public WeatherController(IOptions<WeatherServiceConfig> options)
        {
            _weatherServiceConfig = options.Value;
        }

        public IHttpActionResult Get()
        {
            return Ok(new
            {
                Location = _weatherServiceConfig.City,
                TemperatureMax = 45,
                TemperatureMin = 39,
                Rain = false
            });
        }

    }
    

If now we run this whole code and put the breakpoint in the controller constructor, we'll see that values from the web.config are available as readonly properties of the POCO class instance that we used where we register IOptions in the IOC container.

Options Debug

Since current setup creates a single immutable instance per POCO class type, we will not have any performance issues as instances will be shared throughout the whole active AppDomain. As they are readonly by nature, it makes than completely thread safe as they are not changed over life time of the application instance.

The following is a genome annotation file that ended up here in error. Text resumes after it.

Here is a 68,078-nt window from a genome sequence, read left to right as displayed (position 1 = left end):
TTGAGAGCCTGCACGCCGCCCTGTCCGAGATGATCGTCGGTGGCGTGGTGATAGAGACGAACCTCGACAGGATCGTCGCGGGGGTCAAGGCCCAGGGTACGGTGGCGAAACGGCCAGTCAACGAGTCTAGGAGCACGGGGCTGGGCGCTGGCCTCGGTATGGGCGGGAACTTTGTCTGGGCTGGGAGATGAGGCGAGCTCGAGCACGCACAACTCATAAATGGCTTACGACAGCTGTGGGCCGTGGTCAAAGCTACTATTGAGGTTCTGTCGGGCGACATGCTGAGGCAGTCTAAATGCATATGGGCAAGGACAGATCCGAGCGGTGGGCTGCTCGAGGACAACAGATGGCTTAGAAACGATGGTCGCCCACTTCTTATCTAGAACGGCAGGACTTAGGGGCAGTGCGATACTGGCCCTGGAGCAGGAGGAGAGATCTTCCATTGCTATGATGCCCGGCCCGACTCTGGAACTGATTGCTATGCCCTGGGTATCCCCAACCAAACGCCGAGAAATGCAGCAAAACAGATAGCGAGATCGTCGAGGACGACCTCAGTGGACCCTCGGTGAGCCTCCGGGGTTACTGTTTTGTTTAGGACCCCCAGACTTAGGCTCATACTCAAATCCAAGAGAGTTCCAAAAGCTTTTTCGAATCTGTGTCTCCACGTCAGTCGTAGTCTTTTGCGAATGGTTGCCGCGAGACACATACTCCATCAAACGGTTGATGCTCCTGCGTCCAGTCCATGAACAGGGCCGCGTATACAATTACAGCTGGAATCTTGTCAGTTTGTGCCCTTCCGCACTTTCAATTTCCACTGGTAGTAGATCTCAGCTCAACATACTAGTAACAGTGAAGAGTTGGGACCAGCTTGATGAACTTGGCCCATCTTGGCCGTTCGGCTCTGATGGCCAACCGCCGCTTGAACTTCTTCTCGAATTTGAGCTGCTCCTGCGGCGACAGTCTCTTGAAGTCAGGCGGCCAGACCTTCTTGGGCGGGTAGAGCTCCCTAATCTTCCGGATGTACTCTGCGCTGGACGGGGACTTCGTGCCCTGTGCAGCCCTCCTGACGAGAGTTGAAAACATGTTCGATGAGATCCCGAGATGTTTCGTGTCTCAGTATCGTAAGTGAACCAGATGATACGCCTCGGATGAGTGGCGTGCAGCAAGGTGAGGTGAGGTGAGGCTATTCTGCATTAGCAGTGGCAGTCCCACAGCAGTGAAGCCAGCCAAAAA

Complete sample solution for this article is available for download from the top right section on this page.

References

Disclaimer

Purpose of the code contained in snippets or available for download in this article is solely for learning and demo purposes. Author will not be held responsible for any failure or damages caused due to any other usage.


About the author

DEJAN STOJANOVIC

Dejan is a passionate Software Architect/Developer. He is highly experienced in .NET programming platform includion ASP.NET MVC and WebApi. He likes working on new technologies and exciting challenging projects

CONNECT WITH DEJAN  Loginlinkedin Logintwitter Logingoogleplus Logingoogleplus

JavaScript

read more

SQL/T-SQL

read more

Umbraco CMS

read more

PowerShell

read more

Comments for this article